Hepatitis A virus is one of six currently identified strains of viral hepatitis — the others are B, C, D, E and G. The strains differ in severity and in the way they spread. Hepatitis A is a highly contagious liver infection caused by the hepatitis A virus. Although not usually as serious as other types of viral hepatitis, hepatitis A causes inflammation that affects your liver’s ability to function.
Hepatitis A Causes
You’re most likely to contract hepatitis A from contaminated food or water or from close contact with someone who’s already infected — even if that person doesn’t appear sick. Hepatitis A virus is usually transmitted via the fecal-oral route. That means that someone with the virus handles the food you eat without first carefully washing his or her hands after using the toilet. You can also contract the virus by drinking contaminated water, eating raw shellfish from water polluted with sewage or being in close contact with a person who’s infected — even if that person has no signs or symptoms. In fact, the disease is most contagious before signs and symptoms ever appear. Hepatitis A can also be transmitted by having sex with someone who has the virus, by sharing needles with someone who has the virus or, rarely, through a blood transfusion with blood that contains the virus.
You’re at increased risk of hepatitis A if you:
- Travel or work in regions with high rates of hepatitis A.
- Are a sexually active gay or bisexual man.
- Use injected or noninjected illicit drugs.
- Work in a research setting where you may be exposed to the virus.
- Have hemophilia or receive clotting-factor concentrates for another medical condition. In rare cases, hepatitis A may be transmitted through blood transfusions.
Hepatitis A Symptoms
Some people may have hepatitis A and never develop signs or symptoms. Young children, especially, tend to have mild cases, but signs and symptoms in older children and adults are likely to be more severe. In general, you’ll have the virus for up to one month — its average incubation period — before developing any problems. When signs and symptoms appear, they often come on suddenly, and you may mistake them for intestinal flu (gastroenteritis). They include:
- Nausea and vomiting
- Abdominal pain or discomfort, especially in the area of your liver on your right side beneath your lower ribs
- Loss of appetite
- Low-grade fever
- Dark urine
- Muscle pain
You also may experience yellowing of your skin and the whites of your eyes (jaundice). Not all people with hepatitis A develop jaundice.
You’ll likely regain more energy after signs and symptoms disappear, and your liver may heal completely within one or two months. Some people with hepatitis A have relapses over a six- to nine-month period.
Diagnosis Hepatitis A
Tests can accurately diagnose whether you’ve been infected. Blood tests can detect the presence of hepatitis by measuring:
- Bilirubin. Normally your liver metabolizes this residue of worn-out red blood cells, and you excrete it in your urine. But hepatitis interferes with your liver’s ability to metabolize bilirubin, leading to higher levels in your blood.
- Enzyme levels. Your doctor may also look for elevated blood levels of enzymes known as aminotransferases, which are released when your liver is damaged.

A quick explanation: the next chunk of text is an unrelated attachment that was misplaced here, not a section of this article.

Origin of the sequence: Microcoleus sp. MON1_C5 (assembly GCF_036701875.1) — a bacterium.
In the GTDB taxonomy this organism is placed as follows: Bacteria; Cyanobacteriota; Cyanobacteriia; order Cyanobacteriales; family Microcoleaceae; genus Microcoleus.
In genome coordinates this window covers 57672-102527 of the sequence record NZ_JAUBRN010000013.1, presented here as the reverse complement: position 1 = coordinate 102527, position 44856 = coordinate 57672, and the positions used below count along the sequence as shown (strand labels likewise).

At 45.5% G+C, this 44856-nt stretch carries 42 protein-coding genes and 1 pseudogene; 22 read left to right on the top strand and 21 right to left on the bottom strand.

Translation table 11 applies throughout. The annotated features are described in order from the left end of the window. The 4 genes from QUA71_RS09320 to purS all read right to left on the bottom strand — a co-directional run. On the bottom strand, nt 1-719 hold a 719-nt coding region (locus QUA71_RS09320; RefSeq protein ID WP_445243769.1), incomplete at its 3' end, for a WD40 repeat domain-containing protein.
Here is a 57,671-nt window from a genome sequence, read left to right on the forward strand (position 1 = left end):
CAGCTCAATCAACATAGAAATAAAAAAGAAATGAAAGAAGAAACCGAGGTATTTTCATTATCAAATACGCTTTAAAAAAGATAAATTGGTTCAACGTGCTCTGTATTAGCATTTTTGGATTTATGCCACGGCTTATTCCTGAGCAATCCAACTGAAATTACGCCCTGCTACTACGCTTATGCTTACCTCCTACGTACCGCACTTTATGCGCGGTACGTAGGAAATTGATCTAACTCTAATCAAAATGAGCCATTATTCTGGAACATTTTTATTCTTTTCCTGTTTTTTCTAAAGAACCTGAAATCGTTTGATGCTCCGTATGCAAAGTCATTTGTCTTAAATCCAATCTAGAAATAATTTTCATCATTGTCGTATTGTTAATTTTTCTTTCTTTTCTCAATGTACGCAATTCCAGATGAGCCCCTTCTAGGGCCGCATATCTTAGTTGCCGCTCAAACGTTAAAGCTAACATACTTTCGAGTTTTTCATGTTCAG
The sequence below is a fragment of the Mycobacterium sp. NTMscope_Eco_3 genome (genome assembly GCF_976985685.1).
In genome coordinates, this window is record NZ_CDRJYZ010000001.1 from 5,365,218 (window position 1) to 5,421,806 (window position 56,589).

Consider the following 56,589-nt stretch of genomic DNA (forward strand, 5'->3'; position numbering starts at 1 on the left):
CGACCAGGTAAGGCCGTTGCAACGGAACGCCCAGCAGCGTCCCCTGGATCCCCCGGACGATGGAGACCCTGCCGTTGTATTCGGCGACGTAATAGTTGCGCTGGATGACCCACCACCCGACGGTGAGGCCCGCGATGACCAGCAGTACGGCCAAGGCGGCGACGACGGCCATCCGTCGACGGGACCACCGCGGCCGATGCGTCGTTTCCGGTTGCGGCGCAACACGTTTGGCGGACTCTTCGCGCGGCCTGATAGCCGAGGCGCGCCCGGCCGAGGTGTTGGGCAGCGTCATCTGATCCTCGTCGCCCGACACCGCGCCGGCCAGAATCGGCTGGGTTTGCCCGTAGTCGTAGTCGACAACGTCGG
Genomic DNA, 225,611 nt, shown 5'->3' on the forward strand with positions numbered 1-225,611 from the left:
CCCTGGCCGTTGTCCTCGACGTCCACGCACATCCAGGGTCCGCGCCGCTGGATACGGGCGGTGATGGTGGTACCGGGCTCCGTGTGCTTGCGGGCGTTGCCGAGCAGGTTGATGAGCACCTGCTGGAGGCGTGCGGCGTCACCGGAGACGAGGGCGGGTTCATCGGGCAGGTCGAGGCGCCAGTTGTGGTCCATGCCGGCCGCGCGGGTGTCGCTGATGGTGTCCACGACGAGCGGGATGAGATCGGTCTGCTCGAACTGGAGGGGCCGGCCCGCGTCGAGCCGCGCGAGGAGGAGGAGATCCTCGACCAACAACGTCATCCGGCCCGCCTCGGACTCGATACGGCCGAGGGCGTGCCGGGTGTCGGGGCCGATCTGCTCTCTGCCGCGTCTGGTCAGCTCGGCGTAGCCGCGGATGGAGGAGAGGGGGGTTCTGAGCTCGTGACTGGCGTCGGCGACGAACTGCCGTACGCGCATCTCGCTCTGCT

Although both of the above tests can suggest the presence of hepatitis, you’ll need a blood test called a radioimmunoassay to pinpoint the exact type of hepatitis you have. This test identifies antibodies your immune system has formed in response to the presence of antigens — proteins that are unique to a particular virus. Antibodies may not appear for weeks or even months after you develop hepatitis, so having the test too soon may give a false-negative result.
Treatment for hepatitis A
Mild cases of hepatitis A don’t require treatment, and most people who are infected recover completely with no permanent liver damage. Unlike hepatitis B and C, hepatitis A doesn’t develop into chronic hepatitis or cirrhosis — both potentially fatal conditions.
No specific treatment exists for hepatitis A. Instead, the main focus is on making sure you get adequate nutrition and avoid any permanent liver damage. If you’re nauseated, eating small snacks throughout the day instead of three large meals may help. Soft, easily digested foods, such as soup or broth, yogurt and toast, may be the most appealing. You may also find you can tolerate food better in the morning than later in the day. Talk to your doctor about any medications you take, including those you buy over-the-counter. Your doctor may recommend stopping or changing some of them. Also, avoid drinking alcohol while you have signs and symptoms of the illness. Even after you’ve recovered, don’t mix alcohol and acetaminophen (Tylenol, others). Doing so can cause liver damage even in people who haven’t had hepatitis.
Those who acquire fulminant hepatitis require hospitalization for monitoring and additional treatment such as providing adequate fluids and nutrition and managing complications such as bleeding. In some cases, people with fulminant hepatitis may even require a liver transplant.
Preventing Hepatitis A
Hepatitis A is highly contagious. Preventing the spread of the virus involves protecting both yourself and others from infection. Practicing good hygiene — including washing your hands often — is one of the best ways to protect against hepatitis A. Effective vaccines are available for people who are most at risk.